On Thursday, May 26, NGA hosted a briefing for Governors’ offices with the U.S. Census Bureau to review the Post-Enumeration Survey (PES), which measures the accuracy of the census by independently surveying a sample of the population.
The Census Bureau has used PES with dual system estimation to measure coverage in the Decennial Censuses of Population and Housing since 1980. This approach involves case-by-case matching of persons in an independent survey with persons in the census to determine who was missed or counted in error.
The prior week, the Census Bureau released a report, tables, and an American Counts story showing additional results on the coverage of the 2020 Census. The Census Bureau uses the PES to estimate the number of people in the country. Then Census officials compare the census counts to the independent PES estimate to see if the census counts may have been too high or too low. The PES also provides information about how many people were correctly counted in the census, missed, or erroneously enumerated. Consistent with prior practice, the Census Bureau will not be adjusting the census counts for Apportionment or Redistricting.
The Post-Enumeration Survey is a probability survey of about 161,000 housing units in about 10,000 blocks across the country that is independent of the census operations. After creating independent lists of housing units and people in these 10,000 blocks, the Census Bureau looked for these people in the census to determine who was missed from the census or counted in error.
The Census Bureau also measures census coverage using Demographic Analysis. Both Demographic Analysis and the PES provide independent estimates of the population size. One way they differ is in who is considered in scope. The Post-Enumeration Survey excludes people living in Group Quarters and Remote Alaska areas, while Demographic Analysis includes both groups. In this slide, we see the census counts for the Demographic Analysis and the Post-Enumeration Survey. For the Demographic Analysis universe, which includes group quarters and remote Alaska, the census counted 331.4 million people and the demographic analysis independently estimated 332.6 million people. For the PES universe, which excludes people in group quarters and people in remote Alaska areas, the census count was 323.2 million people, and the PES estimate was 323.9 million people. It is important to keep in mind that the PES estimates for each state apply only to the household population in each state. The PES does not estimate census coverage for people who are living in group quarters in each state.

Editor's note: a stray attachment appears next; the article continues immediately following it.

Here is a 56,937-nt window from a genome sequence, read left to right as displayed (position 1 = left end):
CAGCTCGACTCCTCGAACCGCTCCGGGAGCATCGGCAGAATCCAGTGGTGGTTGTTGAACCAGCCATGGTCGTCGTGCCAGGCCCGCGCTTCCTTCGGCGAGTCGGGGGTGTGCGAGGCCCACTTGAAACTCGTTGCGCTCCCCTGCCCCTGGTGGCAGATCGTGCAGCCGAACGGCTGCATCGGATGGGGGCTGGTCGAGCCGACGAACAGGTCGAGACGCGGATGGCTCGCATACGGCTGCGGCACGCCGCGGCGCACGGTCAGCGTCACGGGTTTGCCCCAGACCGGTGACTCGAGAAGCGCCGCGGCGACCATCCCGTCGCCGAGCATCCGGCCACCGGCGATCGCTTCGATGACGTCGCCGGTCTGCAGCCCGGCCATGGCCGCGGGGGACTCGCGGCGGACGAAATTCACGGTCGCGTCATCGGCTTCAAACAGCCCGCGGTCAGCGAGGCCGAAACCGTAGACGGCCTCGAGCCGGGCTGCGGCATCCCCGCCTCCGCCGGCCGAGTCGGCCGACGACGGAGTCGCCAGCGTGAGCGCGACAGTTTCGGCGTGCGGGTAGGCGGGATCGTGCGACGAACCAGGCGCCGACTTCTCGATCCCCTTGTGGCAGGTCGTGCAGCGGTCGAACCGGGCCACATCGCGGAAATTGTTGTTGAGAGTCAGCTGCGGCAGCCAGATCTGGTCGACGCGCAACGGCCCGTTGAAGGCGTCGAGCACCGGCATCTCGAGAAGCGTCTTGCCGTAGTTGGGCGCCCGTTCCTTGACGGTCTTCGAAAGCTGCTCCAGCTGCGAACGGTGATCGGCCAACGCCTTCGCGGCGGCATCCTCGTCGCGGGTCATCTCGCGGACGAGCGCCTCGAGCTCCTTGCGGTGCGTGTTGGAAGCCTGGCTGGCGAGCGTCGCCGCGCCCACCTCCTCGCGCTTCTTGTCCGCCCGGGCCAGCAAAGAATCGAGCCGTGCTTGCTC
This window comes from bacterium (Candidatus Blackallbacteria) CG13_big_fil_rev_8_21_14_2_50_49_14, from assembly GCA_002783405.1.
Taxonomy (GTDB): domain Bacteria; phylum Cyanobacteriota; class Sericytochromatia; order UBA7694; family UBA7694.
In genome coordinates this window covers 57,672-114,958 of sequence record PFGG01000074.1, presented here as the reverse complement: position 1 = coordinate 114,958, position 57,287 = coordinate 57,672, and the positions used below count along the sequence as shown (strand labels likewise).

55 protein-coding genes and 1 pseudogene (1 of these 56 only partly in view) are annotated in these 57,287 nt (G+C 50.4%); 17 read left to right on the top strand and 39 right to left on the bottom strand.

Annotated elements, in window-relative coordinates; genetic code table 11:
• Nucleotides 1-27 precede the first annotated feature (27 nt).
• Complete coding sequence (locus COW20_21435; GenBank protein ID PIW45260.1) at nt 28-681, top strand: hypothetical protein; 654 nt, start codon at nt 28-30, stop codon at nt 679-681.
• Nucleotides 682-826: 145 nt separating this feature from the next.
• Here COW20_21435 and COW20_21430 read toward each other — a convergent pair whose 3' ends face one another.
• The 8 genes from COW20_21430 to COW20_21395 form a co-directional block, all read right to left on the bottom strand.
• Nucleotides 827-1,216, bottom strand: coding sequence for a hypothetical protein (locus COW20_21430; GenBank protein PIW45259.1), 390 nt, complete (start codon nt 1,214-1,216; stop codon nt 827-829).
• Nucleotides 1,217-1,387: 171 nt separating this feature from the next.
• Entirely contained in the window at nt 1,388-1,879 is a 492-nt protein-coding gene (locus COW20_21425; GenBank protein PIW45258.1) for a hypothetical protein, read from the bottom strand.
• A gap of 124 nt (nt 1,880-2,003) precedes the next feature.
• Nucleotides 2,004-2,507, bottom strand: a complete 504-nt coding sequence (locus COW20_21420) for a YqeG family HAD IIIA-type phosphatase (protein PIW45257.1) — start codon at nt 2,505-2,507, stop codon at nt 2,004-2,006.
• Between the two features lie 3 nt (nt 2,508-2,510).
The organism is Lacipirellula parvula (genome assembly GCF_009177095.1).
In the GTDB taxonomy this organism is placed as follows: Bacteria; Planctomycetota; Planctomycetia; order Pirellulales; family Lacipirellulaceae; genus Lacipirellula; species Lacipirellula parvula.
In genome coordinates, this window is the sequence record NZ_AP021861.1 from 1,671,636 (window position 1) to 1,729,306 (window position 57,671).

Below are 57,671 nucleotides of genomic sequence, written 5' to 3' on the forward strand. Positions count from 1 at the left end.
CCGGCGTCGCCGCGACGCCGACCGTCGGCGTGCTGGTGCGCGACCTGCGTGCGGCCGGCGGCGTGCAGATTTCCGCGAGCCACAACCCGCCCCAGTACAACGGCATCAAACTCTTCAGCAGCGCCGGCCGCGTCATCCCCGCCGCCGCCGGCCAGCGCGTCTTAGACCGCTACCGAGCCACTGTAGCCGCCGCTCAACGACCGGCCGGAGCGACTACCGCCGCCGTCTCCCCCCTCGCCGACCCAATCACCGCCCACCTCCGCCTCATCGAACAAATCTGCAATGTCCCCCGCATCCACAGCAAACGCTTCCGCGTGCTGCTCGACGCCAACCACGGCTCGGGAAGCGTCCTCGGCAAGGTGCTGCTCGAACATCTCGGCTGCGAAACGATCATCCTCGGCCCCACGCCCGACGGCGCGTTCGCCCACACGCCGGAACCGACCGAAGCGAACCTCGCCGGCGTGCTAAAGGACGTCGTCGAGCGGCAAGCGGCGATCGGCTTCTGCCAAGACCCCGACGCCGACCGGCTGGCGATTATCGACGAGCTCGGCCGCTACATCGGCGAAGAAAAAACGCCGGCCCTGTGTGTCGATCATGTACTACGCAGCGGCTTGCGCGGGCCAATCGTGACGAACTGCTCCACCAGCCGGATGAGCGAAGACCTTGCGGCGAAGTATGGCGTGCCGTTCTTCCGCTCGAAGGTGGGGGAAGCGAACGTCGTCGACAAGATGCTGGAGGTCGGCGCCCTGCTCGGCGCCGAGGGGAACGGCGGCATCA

No survey is without challenges or errors. Most of the PES operations were conducted during the COVID-19 pandemic. Some modifications to the PES were made in response to the pandemic. Probably the most visible modification was delaying the fieldwork. Many surveys doing in-person interviewing in the summer and fall of 2020 suffered from large amounts of nonresponse. Delaying field work and extending deadlines probably contributed to the PES having higher response rates than many other surveys. Nevertheless, these delays also increased the time between the census and PES interviews.
Many colleges and universities either closed or pivoted to virtual learning in 2020. This contributed to a major migration of young adults, often back home and into the household population. This migration made it challenging to determine who should be included in the PES and who was out of scope because they should have been counted in college dorms or other group quarters.
Another challenge was related to increased levels of people not answering specific questions, called item nonresponse, in the Census or PES. It is hard to conduct the matching and follow-up work required for dual-system estimation when characteristics are missing.
Overall, the Census Bureau overcame many challenges over the past two years. Staff adapted their operations given the changing pandemic environment and continued to implement quality safeguards into all the field and clerical matching activities.